The result is a dysfunctional legislative branch of government that cries out for reform but that cannot produce that reform itself.  And much the same might be said of the executive branch, with many of the belief that the presidency has been allowed to assume far too much control over the way foreign policy (military encounters in particular) is conducted.

              And so the case can be made that the country needs a new Constitutional Convention (or its equivalent), not to destroy the essence of “life, liberty and the pursuit of happiness” (which are not guarantees of the Constitution, by the way, that phrase coming from the Declaration of Independence), but rather to make the document directly relevant to the times in which we live.

              The document that resulted from such a process might not look all that different from the one we have now, but it probably wouldn’t provide for the election of presidents by something called an Electoral College or leave it to nine jurists to decide (by a vote of 5 to 4) whether there is an individual right to own a gun.


As a Behavioral Science, Economics is All about Politics

April 11th, 2014

              Much is made of the science of economics by folks who spend their whole lives in serious study of the vagaries of local economies.  Basic “laws” that would be called theories in the real world of scientific study are promoted as if they are absolutes.  The “law” of supply and demand, for example, is said to dictate the price of goods in an open marketplace, unless the “law” of inelasticity is superimposed, in which case, the first law may be less a law and more a factor.

              In the real world of science, immutable laws can be deduced from experiments and observation.  Of course, they aren’t called laws for the most part, but are instead referred to as “theories,” since they are always theoretically subject to contradiction by more deduction (from more experimentation and observation).  But in actuality the theories of real science are far more absolute than the laws of economics.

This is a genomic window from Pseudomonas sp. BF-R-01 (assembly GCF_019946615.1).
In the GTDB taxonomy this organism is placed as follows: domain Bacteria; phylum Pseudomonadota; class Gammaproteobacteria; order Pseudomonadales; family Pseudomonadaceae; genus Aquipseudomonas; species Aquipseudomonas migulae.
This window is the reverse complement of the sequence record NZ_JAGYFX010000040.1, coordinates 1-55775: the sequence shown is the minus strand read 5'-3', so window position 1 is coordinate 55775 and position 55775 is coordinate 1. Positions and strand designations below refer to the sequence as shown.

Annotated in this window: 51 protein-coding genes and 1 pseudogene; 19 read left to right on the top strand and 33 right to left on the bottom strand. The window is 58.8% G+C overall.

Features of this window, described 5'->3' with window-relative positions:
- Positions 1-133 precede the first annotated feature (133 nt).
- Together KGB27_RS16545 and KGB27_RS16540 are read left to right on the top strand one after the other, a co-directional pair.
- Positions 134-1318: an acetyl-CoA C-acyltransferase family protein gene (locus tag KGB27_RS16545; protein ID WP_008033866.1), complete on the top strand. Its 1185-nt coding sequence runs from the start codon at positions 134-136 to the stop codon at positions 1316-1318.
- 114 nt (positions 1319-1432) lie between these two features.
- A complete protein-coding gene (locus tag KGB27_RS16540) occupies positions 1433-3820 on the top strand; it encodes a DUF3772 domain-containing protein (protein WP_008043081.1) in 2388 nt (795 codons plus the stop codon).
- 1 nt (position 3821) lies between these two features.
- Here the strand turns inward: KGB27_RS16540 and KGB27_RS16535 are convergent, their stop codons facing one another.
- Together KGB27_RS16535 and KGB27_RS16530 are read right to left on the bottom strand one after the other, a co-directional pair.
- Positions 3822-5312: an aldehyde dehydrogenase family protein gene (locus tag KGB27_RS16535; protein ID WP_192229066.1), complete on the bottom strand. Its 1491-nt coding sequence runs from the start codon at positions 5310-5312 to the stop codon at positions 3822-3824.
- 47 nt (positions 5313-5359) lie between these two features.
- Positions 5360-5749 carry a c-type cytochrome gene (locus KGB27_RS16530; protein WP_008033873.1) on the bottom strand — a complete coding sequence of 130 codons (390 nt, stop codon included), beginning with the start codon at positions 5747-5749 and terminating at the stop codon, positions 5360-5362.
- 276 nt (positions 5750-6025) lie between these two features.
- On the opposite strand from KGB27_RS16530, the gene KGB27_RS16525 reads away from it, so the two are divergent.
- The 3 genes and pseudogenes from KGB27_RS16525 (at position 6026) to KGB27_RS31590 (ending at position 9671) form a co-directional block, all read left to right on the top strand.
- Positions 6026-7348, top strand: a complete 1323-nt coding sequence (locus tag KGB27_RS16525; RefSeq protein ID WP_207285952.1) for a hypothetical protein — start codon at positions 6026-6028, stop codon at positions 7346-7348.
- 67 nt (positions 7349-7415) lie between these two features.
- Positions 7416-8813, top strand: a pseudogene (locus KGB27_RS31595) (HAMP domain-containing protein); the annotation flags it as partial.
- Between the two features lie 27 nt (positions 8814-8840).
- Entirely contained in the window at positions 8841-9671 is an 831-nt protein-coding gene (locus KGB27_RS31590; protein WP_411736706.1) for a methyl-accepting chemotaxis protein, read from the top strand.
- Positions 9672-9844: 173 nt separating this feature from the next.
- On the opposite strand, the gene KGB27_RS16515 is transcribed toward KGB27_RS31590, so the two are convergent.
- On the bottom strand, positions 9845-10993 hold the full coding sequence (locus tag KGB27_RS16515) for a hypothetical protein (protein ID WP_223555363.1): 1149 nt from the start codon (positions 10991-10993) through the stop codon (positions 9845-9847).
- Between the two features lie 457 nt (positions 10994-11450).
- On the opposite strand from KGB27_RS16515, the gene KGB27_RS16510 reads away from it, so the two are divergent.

Economics is a behavioral science.  As such, it studies the way human behavior affects the flow of money and the acquisition of wealth.  But all behavioral sciences are subject to the vagaries of human behavior, which are problematic at best, as anyone who has studied his or her own behavior, even in passing fashion, can attest.  In a word, humans are fickle.  They like what they like until the don’t like it, at which point they act as if they never liked it or always hated it, not even recalling that just five minutes ago they professed their love for it.  And the “it” in that last sentence could be anything or anyone, which is why trying to predict how groups of individuals will react to ever-changing forces, such as supply and demand, becomes, well, unscientific.

              Still, we want to understand and predict how economies can be made more functional, and so the “laws” are relied upon in making decisions that might affect those economies.  Or at least they would be in a world free of ideologies.  But, of course, being humans, we cannot deny our penchant to have opinions on how things should be, and so we ignore the “laws” when they don’t suit our ideological perspectives and rely on conflicting “laws” when doing so furthers those ideological perspectives.

              In the earliest hunter-gatherer societies, ideologies were pretty simple.  They all revolved around the need to survive.  Thus, everyone in the small villages that consisted of groups with similar ethnicities (diversity was not even a word, let alone a goal) strove, each in their own way, to find food or to do the other things necessary to stay alive.  Those who couldn’t hunt gathered.  Those who could do neither found other ways to support the common goal of survival.  Perhaps they prepared the meals or cared for the young and the sick or scared off wild animals or kept the fires burning.  Everyone, in other words, found a way to help the community, and everyone in it, survive.

              At some point, however, hunting and gathering got easier, and some individuals in the community became thinkers and artists and writers.  Others began to make things, things that might be desired by other members of the community.  And as these non-hunter/gatherers developed their own identities, the members of their village either agreed that they should be valued for what they contributed or rejected for not working for the common goal of survival. 

              And then, too, as means of travel were developed, one village would discover other lands and other villages, some of which offered other assets than their village had.  Some of those foreign villages were amenable to trading assets; others were resistant.  Thus did money and militaries become meaningful, money as the medium of exchange for trading assets and militaries as the means of conquering those villages that were resistant to trading them (or as the means of defending from the marauding villages).